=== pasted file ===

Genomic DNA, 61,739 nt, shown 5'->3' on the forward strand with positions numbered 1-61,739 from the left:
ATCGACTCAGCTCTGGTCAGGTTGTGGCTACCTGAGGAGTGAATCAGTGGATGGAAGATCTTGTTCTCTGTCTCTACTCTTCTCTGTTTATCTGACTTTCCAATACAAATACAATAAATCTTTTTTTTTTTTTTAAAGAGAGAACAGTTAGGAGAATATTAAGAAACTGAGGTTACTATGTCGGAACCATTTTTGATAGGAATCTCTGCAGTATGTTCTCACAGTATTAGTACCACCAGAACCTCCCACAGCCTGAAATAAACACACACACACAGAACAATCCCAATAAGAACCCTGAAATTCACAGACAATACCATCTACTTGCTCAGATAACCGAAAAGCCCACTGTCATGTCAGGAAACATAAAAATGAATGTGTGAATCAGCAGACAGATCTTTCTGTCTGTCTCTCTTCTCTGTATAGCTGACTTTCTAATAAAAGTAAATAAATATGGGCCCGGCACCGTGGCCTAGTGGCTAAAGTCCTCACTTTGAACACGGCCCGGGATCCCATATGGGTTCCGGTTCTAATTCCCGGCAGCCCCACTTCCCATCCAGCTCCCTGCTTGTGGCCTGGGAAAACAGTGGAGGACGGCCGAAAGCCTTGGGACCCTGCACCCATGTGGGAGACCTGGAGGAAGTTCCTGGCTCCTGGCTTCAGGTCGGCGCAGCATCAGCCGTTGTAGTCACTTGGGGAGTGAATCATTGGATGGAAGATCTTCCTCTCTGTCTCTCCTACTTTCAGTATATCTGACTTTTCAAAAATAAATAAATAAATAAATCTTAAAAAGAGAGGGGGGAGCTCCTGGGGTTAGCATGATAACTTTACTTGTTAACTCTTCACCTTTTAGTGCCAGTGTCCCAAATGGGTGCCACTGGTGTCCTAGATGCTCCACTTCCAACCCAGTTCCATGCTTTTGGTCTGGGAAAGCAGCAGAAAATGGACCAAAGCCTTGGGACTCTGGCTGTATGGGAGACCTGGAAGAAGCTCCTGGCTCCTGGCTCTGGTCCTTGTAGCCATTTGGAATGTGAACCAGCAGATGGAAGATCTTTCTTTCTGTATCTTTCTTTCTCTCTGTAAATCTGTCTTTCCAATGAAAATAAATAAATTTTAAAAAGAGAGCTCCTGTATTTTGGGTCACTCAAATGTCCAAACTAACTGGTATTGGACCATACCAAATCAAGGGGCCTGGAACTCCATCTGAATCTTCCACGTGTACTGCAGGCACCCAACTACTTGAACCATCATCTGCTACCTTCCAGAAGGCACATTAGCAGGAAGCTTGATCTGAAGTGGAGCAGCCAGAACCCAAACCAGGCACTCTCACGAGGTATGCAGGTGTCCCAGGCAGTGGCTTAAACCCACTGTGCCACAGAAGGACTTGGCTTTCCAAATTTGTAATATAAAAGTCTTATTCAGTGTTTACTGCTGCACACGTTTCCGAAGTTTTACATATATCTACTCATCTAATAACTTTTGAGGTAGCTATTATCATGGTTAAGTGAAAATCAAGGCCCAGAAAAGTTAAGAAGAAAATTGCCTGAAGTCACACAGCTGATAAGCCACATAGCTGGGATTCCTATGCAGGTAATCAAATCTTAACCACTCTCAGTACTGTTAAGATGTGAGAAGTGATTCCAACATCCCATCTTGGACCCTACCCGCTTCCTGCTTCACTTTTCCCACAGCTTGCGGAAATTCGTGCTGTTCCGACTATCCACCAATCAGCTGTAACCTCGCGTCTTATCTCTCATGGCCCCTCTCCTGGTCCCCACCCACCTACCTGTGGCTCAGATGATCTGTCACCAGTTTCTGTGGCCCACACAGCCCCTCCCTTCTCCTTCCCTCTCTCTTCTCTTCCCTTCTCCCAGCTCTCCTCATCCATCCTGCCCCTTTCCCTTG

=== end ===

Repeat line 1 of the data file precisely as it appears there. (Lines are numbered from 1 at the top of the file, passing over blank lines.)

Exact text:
Genomic DNA, 61,739 nt, shown 5'->3' on the forward strand with positions numbered 1-61,739 from the left: